LIVE FROM GSMA MOBILE WORLD CONGRESS 2014: Europe’s strict rules on data privacy could stymie the introduction of valuable mobile health services, Qualcomm Life acknowledged during a presentation at MWC.

“Once you’ve gathered the data you need to provide insight, and analytics becomes the big opportunity, but that assumes we can figure out the privacy and ownership rights, which is a big challenge,” said Rick Valencia (pictured), senior vice president and general manager of Qualcomm Life.

As noted by Timotheus Hottges – chief executive of Deutsche Telekom – during a keynote at Congress, current legislation in Germany does not allow operators to analyse big data, which prevents companies from introducing a variety of analytics services.

Addressing mobile health specifically, Don Jones, vice president of global strategy and market development for Qualcomm Life, believes the solution is for policymakers to pass legislation that makes individuals the owners of the data about their personal health.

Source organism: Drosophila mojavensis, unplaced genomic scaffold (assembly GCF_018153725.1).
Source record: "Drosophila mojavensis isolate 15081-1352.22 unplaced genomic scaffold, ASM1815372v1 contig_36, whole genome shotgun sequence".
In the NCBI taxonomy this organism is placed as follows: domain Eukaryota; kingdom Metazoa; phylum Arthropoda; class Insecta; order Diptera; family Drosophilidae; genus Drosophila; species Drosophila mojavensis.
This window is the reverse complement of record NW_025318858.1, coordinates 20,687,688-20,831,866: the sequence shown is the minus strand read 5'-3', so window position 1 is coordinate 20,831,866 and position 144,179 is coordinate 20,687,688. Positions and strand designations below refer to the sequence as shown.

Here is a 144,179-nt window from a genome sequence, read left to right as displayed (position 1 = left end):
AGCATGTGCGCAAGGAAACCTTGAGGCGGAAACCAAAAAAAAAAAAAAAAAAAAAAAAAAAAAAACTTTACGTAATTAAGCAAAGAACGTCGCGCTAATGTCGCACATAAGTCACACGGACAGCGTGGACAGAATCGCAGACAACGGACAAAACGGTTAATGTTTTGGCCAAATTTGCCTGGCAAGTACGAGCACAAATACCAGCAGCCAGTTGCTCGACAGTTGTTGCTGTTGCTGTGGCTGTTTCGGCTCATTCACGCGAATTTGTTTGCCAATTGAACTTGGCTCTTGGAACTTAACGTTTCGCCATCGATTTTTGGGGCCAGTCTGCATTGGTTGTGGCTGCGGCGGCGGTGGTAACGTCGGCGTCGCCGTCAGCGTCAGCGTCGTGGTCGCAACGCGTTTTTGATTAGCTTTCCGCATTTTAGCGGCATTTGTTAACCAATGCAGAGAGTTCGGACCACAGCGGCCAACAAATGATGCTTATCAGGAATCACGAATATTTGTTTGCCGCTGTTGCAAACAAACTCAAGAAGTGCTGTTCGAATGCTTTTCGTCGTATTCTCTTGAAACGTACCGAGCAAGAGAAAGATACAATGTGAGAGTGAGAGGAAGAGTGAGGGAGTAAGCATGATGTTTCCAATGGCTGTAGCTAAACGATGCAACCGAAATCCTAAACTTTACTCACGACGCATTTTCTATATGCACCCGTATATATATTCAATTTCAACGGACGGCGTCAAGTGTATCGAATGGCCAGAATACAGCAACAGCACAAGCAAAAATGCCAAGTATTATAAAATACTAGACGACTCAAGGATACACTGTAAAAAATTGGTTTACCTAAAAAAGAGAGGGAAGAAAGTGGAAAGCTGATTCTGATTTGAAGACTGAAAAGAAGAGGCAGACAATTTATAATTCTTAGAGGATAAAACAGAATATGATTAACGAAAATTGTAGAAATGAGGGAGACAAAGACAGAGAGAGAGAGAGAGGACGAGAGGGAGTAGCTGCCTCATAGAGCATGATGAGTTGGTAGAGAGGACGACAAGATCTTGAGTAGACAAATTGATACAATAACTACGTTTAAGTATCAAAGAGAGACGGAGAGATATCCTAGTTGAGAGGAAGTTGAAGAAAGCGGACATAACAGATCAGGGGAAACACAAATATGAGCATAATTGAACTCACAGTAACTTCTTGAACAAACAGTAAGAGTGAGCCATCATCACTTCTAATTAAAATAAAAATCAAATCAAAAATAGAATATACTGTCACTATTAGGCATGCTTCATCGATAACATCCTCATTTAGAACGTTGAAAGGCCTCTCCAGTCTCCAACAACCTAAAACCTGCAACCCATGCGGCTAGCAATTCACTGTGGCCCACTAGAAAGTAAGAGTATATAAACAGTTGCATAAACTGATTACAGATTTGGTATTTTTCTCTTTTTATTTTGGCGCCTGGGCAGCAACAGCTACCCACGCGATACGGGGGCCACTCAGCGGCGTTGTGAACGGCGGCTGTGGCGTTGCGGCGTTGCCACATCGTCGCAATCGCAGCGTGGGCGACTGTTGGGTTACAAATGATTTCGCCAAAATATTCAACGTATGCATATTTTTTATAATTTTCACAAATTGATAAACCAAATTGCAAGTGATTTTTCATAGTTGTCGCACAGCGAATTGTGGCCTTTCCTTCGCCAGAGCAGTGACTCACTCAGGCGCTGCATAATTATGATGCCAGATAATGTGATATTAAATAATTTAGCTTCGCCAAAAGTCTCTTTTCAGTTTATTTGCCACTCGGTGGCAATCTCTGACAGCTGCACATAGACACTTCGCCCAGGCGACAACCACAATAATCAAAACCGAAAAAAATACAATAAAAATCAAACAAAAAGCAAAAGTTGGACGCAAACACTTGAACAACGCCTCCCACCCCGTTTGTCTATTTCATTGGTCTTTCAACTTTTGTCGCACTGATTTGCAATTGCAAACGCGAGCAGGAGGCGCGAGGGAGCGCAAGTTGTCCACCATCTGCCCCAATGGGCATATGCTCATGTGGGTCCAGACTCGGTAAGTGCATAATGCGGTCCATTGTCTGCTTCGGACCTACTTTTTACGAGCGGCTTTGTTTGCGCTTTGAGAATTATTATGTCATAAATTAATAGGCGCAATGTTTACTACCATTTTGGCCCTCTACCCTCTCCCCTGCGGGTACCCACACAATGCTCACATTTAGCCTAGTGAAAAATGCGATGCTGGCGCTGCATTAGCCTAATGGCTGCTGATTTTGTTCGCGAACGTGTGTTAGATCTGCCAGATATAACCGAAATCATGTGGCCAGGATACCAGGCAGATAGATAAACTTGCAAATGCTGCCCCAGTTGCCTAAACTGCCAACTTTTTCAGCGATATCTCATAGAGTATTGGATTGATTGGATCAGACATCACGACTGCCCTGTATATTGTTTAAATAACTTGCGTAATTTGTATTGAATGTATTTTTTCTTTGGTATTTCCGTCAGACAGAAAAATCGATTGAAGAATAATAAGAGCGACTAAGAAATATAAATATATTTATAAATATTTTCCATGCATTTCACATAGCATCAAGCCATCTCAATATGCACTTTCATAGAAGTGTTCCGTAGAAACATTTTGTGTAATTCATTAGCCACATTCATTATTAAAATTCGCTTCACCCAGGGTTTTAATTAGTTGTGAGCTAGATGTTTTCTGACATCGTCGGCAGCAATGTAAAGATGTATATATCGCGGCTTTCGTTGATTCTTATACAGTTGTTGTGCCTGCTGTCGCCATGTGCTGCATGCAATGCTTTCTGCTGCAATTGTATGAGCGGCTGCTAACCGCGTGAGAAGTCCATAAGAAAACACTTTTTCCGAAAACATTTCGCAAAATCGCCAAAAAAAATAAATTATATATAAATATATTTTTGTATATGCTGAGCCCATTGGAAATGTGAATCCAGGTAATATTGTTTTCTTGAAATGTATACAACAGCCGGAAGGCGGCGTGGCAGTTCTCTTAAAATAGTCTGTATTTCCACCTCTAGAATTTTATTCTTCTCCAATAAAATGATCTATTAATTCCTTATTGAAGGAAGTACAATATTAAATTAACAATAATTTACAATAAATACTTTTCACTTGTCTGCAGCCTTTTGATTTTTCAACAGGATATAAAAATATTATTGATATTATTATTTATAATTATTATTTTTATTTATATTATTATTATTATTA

“Individuals could then license the data to healthcare providers,” he said.

Asked whether such licensing would make the cost of developing big-data services uneconomical, Jones said it would depend on how licences were designed for the healthcare providers.

One consideration for governments would be to withhold treatments arising from big-data insights if an individual refuses to share his or her personal details, although many would deem this unethical. “These are some of the big questions coming out of big data,” said Jones.

Qualcomm Life, the mobile health division of chipset vendor Qualcomm, has developed a platform and hub – branded 2net – that is able to connect an array of medical devices, including blood-pressure monitors and activity trackers, to the cloud.

The company also announced last week its integration of Bluetooth Low Energy (BLE) with the 2net Hub, making it one of the few wireless gateways approved by the US Food and Drug Administration that is able to connect to BLE-enabled medical devices.